If you were avidly following the Women’s World Cup like me, you’ll also feel a rather large hole in your life right now. But don’t worry, remember the top ten moments from the tournament below, and leave your favourites from Canada in the comments below.
10. Goals Galore
It may not be a single moment, but the incredible goals scored at the World Cup were too good to miss off this list. There was something for everyone.
If stunning shots into the top corner of the net are your thing, look no further than France’s Amandine Henry against Mexico, Ange N’Guessan of the Ivory Coast against Norway or our England’s very own Lucy Bronze, also against Norway.
If team goals do it for you, then there were collective gems finished off by Mizuho Sakaguchi (Japan) and Eugenie Le Sommer (France), whilst we also saw a perfect free-kick from Norway’s Maren Mjelde.
Finally, I come to the final, where we saw a superbly well-timed volley from Lauren Holiday and an incredible lob from the halfway line from Player of the Tournament Carli Lloyd.
9. Kirby gets things going
After a 1-0 draw to France in their opening game, England needed some inspiration against Mexico, with the score still 0-0 with over an hour gone.
Up stepped Fran Kirby, who had been superb all game, in the 71st minute, with cool composure and finishing to score. It capped an incredible journey for the 22 year old, who quit football four years ago after suffering from depression following the death of her mother.
Karen Carney’s header put the Lionesses 2-0 up before Fabiola Ibarra got one back for Mexico, but it was Kirby who earned the plaudits, with Mark Sampson dubbing her ‘mini Messi’.
It was the lift that England needed, and kick-started a tournament that would end in historic fashion. Meanwhile, Kirby has been snapped up by Chelsea Ladies for an undisclosed British record fee since the tournament, proving how good a player she is.
8. Colombia surprise the French
Just a few hours before that moment of magic from Fran Kirby, the tournament witnessed its first shock as Colombia, ranked 28th in the world and who had never won a World Cup game previously, beat 3rd ranked France 2-0 in Group F.
The impressive Lady Andrade, who lit up the tournament with her silky skills and tricks, raced clear in the first half to fire under the goalkeeper.
Then in second half stoppage time as the French were desperately pushing for an equaliser, Usme Pineda pounced on a defensive error to complete the upset.
It also helped the Colombians qualify for the knockout stages for the first time ever before being beaten by the USA, whilst France recovered well by beating Mexico 5-0 in their next game to still go through as group winners.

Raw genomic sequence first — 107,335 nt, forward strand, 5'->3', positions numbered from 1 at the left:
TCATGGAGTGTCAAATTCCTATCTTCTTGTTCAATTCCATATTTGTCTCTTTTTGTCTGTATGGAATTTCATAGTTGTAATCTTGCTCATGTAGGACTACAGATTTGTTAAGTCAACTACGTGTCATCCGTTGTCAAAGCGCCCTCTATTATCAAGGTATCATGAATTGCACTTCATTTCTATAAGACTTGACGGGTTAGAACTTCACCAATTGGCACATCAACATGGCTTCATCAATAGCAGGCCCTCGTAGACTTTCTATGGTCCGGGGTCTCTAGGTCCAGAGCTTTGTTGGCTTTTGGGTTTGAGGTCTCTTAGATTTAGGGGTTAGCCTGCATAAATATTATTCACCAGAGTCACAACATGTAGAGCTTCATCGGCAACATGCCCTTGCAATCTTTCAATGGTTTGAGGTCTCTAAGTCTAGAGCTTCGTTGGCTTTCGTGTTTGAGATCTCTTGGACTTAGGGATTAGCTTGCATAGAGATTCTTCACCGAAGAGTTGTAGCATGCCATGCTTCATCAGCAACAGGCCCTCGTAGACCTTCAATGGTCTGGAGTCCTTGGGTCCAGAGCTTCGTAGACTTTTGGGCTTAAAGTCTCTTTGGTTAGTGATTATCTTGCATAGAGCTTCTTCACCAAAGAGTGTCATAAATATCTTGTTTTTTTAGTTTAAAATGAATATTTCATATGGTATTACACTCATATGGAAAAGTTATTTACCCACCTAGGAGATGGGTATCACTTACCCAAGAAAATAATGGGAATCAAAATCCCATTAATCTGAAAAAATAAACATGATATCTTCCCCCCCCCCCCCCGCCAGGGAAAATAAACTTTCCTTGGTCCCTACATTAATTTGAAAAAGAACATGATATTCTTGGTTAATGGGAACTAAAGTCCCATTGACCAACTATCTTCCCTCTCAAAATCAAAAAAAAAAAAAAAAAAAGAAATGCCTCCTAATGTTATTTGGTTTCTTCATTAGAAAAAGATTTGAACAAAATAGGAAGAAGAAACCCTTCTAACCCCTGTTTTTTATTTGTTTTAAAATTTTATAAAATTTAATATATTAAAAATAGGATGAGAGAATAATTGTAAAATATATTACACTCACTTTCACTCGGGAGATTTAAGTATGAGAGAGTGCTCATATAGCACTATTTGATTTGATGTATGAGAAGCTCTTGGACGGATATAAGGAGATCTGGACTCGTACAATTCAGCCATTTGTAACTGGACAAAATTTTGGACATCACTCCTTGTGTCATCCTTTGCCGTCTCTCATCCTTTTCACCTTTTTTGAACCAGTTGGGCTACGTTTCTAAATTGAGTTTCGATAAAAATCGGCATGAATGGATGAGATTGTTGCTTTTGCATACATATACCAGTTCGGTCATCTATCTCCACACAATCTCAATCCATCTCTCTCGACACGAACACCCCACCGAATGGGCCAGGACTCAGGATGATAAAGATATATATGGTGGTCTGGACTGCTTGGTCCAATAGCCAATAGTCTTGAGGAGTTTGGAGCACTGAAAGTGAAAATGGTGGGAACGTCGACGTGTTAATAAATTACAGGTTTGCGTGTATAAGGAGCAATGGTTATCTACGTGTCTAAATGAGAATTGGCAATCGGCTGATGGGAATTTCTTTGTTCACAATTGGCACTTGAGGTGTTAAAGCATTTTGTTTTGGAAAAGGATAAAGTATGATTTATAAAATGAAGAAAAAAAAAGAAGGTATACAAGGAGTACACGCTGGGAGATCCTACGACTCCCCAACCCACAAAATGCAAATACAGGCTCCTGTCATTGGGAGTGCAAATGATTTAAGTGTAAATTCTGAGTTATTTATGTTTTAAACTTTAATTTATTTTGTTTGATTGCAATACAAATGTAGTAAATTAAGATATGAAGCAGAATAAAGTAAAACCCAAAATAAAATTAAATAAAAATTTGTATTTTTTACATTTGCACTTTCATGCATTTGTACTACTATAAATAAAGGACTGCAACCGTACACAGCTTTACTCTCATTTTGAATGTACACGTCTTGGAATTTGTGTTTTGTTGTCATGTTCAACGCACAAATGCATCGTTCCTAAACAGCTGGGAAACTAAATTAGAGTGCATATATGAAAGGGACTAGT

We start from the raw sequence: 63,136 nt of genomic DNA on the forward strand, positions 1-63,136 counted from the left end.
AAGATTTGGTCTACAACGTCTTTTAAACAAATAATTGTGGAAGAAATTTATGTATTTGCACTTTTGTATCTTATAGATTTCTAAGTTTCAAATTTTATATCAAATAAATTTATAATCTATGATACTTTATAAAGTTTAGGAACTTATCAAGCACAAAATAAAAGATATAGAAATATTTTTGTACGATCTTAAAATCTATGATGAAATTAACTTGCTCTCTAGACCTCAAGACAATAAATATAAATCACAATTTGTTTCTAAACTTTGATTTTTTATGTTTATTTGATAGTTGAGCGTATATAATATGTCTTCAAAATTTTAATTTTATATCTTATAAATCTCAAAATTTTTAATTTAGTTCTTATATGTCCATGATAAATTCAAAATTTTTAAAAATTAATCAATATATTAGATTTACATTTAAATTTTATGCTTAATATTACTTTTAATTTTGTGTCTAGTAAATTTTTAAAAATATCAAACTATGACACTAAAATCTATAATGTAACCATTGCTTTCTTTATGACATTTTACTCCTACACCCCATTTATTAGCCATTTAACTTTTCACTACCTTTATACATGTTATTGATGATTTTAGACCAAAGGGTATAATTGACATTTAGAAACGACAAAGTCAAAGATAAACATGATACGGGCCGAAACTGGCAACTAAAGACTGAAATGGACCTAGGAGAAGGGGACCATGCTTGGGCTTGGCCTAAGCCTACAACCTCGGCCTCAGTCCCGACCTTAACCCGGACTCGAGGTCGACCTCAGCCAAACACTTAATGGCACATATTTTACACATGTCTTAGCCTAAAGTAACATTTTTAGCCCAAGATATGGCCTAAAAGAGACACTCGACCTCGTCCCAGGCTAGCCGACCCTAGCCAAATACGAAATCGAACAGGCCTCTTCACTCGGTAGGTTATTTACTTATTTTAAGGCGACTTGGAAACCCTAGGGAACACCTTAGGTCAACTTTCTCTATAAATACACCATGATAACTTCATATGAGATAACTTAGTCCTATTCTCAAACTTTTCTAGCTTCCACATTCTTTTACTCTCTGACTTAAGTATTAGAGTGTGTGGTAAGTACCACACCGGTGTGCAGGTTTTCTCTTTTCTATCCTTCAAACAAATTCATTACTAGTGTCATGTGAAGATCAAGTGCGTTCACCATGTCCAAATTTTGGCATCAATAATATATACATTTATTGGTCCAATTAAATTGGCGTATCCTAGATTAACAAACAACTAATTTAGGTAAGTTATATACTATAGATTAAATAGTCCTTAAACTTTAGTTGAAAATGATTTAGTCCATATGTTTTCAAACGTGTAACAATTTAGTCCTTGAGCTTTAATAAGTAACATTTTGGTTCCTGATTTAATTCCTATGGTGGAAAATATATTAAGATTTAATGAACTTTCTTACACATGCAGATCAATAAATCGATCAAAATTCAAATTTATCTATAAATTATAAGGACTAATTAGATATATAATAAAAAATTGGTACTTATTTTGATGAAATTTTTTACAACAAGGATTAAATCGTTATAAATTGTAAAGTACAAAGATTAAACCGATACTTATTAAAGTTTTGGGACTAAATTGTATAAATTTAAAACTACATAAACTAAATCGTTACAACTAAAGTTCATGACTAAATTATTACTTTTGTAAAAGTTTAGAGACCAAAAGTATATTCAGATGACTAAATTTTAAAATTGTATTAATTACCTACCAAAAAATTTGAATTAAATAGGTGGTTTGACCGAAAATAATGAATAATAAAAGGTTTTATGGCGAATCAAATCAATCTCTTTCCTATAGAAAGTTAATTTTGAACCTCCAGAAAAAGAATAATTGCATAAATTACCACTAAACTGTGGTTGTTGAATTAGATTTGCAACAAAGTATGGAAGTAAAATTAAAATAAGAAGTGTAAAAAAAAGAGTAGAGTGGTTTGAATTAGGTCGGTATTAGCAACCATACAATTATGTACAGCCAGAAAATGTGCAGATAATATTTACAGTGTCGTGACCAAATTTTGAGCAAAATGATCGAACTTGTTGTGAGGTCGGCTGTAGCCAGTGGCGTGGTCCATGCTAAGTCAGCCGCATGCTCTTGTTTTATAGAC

7. Humm’s record hat-trick
There were plenty of records broken at the World Cup, and one came from an unlikely source, 19th ranked Switzerland. More specifically, their forward Fabienne Humm.
During her country’s 10-1 demolition of Ecuador, the 28 year old scored the fastest Women’s World Cup hat-trick in history, doing so in just five minutes.
The score was 2-0 at half-time, and Humm struck in the 47th, 49th and 52nd minutes to pile more misery on Ecuador, who had lost 6-0 to Cameroon in their opening game.
The 10-1 scoreline also equalled the record for the most goals scored in one Women’s World Cup match, following Germany’s 11-0 win over Argentina back in 2007.
6. Marta mirrors Klose
Everyone knows that Marta is one of the greatest women’s players of all time, and cemented herself in World Cup history in Canada.
Just as Miroslav Klose did 12 months ago at the men’s World Cup, the Brazilian broke the record for all-time goals scored in the tournament – 15.
By scoring a penalty against South Korea, Marta surpassed the previous record held by former Germany striker Birgit Prinz.
Earlier in the game, her team-mate Formiga opened the scoring to become, at 37, the oldest goalscorer in the tournament’s history. Another record, and there’s more to come.
5. Australia cause an upset
But Marta and Brazil were sent crashing down to earth with a bump in the knockout stages, as they were stunned by Australia in the round of 16.
I had predicted the South American nation to reach the final, but ‘the Matildas’ won 1-0 thanks to Kyah Simon’s 80th minute goal from close range after Brazil goalkeeper Luciana had spilled the ball.